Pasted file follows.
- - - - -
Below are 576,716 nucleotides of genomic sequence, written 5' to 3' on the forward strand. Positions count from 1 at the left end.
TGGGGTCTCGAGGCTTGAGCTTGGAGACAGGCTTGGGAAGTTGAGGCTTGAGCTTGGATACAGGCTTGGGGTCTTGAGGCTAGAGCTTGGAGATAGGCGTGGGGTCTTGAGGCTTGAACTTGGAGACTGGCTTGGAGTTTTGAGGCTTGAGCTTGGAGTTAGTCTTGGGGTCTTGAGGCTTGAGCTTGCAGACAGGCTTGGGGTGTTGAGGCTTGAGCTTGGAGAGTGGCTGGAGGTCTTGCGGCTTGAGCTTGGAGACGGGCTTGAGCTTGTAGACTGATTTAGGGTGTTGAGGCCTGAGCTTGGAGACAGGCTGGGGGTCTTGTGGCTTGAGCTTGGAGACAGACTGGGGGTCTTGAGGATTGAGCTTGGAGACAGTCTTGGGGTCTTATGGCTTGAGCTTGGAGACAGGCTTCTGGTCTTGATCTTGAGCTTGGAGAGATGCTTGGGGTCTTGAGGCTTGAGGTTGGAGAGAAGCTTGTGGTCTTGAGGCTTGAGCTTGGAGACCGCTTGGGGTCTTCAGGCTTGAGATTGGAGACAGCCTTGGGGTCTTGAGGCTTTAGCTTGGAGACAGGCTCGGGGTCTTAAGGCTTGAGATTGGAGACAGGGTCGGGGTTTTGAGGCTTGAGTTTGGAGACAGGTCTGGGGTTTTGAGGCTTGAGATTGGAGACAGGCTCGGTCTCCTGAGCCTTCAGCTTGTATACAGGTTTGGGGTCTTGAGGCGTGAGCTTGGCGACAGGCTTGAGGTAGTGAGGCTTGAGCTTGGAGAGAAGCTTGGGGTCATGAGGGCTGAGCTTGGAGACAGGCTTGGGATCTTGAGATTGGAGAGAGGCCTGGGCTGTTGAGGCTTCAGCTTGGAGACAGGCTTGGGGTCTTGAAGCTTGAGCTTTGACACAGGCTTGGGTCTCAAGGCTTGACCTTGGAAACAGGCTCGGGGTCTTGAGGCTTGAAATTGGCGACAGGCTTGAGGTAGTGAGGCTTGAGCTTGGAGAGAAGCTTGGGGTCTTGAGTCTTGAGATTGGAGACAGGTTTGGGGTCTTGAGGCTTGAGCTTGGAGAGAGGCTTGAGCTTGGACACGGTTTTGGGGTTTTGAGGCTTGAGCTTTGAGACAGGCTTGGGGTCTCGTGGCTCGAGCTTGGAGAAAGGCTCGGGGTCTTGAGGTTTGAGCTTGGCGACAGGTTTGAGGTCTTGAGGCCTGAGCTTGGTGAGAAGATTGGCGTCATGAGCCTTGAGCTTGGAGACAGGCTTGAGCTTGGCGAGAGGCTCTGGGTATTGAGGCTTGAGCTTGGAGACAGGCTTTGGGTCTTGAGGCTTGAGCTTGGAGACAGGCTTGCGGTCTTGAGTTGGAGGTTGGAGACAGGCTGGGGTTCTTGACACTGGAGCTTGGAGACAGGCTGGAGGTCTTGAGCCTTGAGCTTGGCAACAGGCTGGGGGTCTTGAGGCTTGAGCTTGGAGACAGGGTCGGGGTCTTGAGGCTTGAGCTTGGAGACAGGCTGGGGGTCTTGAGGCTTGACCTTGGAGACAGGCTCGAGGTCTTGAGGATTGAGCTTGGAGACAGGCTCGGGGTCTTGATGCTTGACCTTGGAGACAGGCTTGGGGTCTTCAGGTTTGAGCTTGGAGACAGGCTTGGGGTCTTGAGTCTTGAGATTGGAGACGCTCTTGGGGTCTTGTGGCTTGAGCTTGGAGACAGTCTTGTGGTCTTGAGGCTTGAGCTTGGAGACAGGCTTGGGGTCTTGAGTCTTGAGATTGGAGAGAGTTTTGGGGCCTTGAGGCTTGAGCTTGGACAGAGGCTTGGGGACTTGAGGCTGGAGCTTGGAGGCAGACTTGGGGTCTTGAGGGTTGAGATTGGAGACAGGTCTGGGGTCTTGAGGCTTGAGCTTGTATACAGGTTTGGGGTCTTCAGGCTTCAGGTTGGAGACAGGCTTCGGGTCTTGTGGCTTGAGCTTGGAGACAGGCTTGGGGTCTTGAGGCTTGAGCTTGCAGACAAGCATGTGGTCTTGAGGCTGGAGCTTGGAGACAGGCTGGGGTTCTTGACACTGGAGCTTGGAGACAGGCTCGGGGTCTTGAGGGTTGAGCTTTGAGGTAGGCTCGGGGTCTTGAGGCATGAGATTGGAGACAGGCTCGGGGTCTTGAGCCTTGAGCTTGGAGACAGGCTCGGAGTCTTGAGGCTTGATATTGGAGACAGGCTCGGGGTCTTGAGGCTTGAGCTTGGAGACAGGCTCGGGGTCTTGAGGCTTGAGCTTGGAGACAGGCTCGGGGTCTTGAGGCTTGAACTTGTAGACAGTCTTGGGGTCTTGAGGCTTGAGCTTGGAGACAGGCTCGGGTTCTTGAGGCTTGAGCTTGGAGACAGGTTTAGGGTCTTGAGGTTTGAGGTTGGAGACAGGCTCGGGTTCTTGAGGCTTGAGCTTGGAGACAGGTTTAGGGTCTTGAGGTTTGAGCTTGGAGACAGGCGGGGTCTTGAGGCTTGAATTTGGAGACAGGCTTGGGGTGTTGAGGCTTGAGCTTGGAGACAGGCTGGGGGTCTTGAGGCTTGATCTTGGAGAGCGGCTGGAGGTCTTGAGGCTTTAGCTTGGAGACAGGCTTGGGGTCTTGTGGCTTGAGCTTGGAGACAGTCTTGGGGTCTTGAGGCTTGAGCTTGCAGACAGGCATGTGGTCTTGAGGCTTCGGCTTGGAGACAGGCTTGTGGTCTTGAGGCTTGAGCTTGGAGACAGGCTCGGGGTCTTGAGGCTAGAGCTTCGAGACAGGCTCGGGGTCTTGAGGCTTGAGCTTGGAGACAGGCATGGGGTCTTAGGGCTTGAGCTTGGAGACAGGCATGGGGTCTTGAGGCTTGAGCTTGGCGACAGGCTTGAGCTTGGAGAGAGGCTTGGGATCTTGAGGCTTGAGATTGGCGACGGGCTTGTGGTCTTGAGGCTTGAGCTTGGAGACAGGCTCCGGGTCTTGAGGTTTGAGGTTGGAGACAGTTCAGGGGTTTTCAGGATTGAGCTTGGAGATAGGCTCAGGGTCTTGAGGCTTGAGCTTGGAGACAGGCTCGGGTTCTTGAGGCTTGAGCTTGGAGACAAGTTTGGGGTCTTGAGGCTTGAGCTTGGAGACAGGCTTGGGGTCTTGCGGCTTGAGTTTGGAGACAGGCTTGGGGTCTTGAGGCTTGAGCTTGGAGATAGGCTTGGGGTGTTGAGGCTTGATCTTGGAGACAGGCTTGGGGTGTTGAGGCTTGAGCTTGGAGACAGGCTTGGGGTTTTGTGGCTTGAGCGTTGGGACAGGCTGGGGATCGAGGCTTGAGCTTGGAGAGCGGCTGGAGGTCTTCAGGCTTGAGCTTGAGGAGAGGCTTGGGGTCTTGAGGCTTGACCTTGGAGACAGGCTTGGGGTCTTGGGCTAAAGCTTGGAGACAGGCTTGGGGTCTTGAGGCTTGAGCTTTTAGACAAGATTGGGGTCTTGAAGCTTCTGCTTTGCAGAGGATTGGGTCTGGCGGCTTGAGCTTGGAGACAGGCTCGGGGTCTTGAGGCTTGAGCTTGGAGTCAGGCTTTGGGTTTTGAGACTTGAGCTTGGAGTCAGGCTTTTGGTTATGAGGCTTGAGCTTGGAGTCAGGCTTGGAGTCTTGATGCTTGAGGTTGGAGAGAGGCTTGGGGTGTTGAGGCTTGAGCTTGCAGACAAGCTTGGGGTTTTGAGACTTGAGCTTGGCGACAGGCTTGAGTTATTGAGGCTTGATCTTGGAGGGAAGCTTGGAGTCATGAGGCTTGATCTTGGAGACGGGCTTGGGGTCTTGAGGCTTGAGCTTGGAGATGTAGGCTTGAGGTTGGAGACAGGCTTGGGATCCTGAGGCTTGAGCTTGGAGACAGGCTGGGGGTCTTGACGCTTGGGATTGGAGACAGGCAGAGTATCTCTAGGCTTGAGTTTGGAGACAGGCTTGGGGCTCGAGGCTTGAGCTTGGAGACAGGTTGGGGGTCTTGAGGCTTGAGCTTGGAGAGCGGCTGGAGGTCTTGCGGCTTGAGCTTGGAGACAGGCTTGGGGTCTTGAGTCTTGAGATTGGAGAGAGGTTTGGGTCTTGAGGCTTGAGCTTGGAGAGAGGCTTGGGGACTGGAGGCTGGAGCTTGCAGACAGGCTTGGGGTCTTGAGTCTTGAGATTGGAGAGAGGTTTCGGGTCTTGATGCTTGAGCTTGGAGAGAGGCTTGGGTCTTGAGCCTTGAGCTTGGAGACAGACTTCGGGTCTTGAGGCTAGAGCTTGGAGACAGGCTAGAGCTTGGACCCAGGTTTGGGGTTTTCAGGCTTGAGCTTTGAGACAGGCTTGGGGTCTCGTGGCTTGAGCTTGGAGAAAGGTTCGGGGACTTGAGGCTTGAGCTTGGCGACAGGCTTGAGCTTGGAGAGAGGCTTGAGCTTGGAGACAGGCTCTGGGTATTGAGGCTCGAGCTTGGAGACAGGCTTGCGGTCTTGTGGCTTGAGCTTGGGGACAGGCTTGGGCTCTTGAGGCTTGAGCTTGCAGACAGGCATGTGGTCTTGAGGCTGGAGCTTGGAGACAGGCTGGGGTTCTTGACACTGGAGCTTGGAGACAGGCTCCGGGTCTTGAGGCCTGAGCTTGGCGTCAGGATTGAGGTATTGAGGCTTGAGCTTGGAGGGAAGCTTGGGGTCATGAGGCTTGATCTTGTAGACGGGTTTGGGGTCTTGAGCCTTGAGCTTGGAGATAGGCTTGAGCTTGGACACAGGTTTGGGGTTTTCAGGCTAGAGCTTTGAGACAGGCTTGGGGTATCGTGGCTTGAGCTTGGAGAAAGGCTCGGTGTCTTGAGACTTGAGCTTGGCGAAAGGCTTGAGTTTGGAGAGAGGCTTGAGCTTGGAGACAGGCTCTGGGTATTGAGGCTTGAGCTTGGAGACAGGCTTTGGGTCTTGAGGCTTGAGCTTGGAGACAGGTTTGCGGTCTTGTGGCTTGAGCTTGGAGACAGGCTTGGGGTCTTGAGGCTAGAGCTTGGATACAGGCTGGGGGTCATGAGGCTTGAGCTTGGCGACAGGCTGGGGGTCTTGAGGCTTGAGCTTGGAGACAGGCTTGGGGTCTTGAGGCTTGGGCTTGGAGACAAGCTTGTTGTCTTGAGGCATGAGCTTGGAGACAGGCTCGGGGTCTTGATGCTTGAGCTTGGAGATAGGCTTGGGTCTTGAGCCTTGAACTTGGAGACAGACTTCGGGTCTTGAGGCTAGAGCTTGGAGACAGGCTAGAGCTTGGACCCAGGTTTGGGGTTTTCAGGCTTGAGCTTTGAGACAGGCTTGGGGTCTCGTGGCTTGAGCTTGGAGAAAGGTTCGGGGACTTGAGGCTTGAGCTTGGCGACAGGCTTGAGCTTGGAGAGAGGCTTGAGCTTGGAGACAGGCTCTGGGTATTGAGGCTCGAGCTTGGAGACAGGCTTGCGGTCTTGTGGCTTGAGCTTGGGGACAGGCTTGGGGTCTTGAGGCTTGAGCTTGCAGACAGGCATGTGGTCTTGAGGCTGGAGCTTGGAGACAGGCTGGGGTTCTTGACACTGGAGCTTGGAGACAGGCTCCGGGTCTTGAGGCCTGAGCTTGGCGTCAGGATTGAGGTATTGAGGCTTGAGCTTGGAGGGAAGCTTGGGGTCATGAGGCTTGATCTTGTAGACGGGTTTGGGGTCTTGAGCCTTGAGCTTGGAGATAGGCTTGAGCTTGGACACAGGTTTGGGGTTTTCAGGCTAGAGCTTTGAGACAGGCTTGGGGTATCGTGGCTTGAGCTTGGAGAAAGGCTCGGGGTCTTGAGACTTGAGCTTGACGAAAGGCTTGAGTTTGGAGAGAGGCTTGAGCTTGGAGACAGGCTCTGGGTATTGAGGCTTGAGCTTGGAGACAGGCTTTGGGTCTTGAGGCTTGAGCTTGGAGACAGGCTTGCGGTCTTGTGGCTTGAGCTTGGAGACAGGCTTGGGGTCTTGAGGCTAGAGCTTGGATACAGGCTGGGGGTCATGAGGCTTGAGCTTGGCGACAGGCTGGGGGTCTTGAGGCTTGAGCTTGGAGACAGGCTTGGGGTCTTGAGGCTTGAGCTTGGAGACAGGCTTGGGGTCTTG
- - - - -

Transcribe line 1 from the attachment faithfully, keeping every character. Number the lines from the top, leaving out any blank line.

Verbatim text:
Below are 576,716 nucleotides of genomic sequence, written 5' to 3' on the forward strand. Positions count from 1 at the left end.